BOSTON — The drive for faster-cheaper-better in the business world typically comes with a trade-off, but technology has turned conventional wisdom on its head. With e-commerce, fulfillment requires both the right mechanism and moves, with companies pushing closer to concentrated consumer bases via urban logistics locations. GlobeSt.com spoke to Kevin Maggiacomo, CEO and president of SVN International Corp. (SVN), a Boston-based full-service commercial real estate advisory firm, to get the latest on last mile logistics and how CRE is evolving to serve more impatient consumer demand.
“CRE touches so many areas that when there are disruptors in other markets, CRE professionals need to adjust; e-commerce is one of those markets,” says Maggiacomo.
E-commerce volume continues to increase — research firm eMarketer estimates the global retail market will increase 4.5 percent in 2019 to eclipse $25 trillion — while delivery times are decreasing, down to next-day or same day. How do retailers handle more to do and less time to do it? They need to move their product closer to the consumers with last mile logistics facilities.
Maggiacomo notes that urban logistics facilities differ from traditional warehouses as buildings are typically fitted out for quick product movement as opposed to long-term storage. That often means new cross-docking facility requirements and more doors and parking than storage space. Also, ceiling heights should be higher as automation, including the use of robots, allows operators to stack vertically.
“Because of their desirability and the minimal options in many of the largest, most dense markets, prices have been rising, even for those in Opportunity Zones,” says Maggiacomo, who clarifies that not all urban logistics assets are for package delivery.
For example, “ghost kitchens” have been developed to accommodate the vast increase in food delivery. These are essentially food prep and productions facilities run separately from the main restaurants with no “front of the house” or customer accommodations. Without the hosting, consumer-facing component, these kitchens can be located in lower rent areas with minimal parking.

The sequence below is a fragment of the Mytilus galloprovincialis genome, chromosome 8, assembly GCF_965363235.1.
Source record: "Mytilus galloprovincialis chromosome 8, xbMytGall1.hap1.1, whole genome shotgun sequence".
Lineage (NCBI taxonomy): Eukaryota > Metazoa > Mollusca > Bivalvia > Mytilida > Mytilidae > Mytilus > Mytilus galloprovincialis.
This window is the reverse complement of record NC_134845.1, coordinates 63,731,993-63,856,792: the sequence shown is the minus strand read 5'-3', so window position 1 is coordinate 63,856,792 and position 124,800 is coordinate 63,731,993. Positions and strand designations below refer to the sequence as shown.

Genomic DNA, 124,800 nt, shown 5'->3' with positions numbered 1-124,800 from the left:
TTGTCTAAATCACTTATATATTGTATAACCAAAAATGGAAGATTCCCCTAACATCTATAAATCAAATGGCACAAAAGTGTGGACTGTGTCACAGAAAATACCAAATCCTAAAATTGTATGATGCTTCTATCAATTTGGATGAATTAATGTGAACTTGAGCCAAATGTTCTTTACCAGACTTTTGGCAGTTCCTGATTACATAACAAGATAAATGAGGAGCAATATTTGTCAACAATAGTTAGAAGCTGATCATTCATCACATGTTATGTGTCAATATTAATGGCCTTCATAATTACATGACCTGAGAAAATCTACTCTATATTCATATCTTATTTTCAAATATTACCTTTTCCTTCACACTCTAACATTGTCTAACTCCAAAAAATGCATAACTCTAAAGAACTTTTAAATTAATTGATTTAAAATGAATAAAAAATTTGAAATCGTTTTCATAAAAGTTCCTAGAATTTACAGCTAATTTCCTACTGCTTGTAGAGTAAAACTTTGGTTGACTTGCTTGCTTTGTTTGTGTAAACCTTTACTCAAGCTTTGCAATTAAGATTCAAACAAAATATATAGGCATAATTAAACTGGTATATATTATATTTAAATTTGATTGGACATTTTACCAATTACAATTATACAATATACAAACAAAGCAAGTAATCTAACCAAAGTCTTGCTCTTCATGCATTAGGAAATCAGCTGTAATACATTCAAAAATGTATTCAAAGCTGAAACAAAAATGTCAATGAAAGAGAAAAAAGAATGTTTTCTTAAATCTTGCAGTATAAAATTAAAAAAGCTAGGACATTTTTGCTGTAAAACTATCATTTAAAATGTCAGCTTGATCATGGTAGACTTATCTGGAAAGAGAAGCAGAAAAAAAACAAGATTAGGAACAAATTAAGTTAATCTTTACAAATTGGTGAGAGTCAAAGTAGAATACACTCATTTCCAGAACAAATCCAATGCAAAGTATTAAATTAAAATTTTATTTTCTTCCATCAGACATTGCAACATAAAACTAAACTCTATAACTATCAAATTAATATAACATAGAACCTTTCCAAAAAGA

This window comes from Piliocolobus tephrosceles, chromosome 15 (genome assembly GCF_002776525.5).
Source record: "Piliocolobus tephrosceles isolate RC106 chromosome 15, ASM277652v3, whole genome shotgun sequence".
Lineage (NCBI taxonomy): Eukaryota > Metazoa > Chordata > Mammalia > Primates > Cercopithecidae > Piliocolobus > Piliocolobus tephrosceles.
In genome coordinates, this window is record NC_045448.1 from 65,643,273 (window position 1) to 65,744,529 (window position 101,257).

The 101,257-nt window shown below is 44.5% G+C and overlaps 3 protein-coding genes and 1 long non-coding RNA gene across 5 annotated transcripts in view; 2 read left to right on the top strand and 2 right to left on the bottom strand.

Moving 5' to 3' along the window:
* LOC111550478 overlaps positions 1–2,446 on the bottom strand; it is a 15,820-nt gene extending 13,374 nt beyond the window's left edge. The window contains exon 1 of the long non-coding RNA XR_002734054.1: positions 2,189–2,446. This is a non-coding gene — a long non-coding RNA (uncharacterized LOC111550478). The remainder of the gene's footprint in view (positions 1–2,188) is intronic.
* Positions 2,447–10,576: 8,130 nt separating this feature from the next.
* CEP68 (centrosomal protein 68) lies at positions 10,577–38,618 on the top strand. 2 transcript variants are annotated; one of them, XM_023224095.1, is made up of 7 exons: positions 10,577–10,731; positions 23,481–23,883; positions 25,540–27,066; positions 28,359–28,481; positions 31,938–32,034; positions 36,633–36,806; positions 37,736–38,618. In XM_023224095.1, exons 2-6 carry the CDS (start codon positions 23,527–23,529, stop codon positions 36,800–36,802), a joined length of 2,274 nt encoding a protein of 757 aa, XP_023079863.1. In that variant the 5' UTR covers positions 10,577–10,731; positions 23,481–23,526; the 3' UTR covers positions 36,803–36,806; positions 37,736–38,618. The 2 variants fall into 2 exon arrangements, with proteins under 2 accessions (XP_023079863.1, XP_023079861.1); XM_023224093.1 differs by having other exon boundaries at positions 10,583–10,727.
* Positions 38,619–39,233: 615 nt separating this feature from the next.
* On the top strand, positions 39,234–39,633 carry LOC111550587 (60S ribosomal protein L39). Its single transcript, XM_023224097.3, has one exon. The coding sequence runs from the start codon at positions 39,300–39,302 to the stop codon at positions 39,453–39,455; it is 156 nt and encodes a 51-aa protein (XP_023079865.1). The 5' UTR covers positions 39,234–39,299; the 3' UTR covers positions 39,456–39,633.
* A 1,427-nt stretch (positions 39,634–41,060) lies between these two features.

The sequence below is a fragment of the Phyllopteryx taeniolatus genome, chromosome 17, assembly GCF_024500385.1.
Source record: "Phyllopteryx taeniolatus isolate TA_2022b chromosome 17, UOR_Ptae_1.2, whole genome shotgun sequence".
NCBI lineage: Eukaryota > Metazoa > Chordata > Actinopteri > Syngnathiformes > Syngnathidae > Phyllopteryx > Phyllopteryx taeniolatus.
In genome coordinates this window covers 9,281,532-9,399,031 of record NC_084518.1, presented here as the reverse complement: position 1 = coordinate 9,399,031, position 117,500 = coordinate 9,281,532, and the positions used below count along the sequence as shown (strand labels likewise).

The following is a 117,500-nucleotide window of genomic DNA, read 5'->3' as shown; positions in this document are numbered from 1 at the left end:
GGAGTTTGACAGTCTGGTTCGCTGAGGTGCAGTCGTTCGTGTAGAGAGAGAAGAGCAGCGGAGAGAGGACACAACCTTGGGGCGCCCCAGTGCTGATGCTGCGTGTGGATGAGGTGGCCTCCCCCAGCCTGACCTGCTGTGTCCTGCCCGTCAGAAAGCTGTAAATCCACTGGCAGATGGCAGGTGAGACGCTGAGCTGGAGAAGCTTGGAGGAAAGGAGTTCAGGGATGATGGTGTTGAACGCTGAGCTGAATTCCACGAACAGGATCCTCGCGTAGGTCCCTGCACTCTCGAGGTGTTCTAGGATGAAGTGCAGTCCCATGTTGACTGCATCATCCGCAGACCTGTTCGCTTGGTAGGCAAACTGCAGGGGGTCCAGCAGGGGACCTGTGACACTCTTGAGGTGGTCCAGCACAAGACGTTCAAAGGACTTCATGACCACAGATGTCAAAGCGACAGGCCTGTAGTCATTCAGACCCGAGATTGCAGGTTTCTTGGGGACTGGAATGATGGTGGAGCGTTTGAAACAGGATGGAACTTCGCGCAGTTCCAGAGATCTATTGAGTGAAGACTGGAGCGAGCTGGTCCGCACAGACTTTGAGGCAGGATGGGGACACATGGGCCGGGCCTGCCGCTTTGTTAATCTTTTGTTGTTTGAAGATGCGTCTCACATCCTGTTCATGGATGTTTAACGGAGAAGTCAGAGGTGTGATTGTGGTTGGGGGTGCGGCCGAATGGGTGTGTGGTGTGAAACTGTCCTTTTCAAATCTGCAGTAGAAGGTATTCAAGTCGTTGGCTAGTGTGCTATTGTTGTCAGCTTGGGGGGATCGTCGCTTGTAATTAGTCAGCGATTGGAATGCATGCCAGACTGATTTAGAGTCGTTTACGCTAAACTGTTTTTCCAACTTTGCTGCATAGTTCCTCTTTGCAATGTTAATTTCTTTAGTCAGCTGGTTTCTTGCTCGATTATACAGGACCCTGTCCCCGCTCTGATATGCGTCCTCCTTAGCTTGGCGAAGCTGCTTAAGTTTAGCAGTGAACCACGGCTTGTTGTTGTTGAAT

And one wouldn’t want to call it fast food, but urban farming, driven by growing demand for farm to table quality, is poised to disrupt a portion of the food supply chain by shortening food transit, refrigeration and other needs. One urban advantage is the more controlled environment and extended growing season of indoor farming, but such facilities face greater limitations given the tightness of city submarkets, which are already struggling with a lack of housing and other density-related issues.
One big wave of innovation can certainly ease the spatial challenges of urban locations. 3D printing greatly reduces a company’s storage needs, and offers transportation advantages the closer the location to a dense population. A far cry from the traditional industrial approach of big, cheap construction, the more nimble, high-tech application of close-in CRE properties does present some start-up challenges, however.
“A lot of urban logistical assets are Class B and C urban infill,” said Maggiacomo. “Often these buildings are not energy efficient and will need to be upgraded to be so and to handle the automation.”
And retrofitting and other tech implementation aren’t the only obstacles. Drone and autonomous car delivery, both last mile solutions that should be incorporated into the planning of any long-term leases, will be the subject of, as SVN’s CEO added, “huge policy battles before either gains much footing in crowded urban areas.”
Maggiacomo, always an advocate for disruptions, concludes that “changes in asset classes are good for those CRE professionals willing to innovate, as it provides new opportunities and introduces new players into the market.”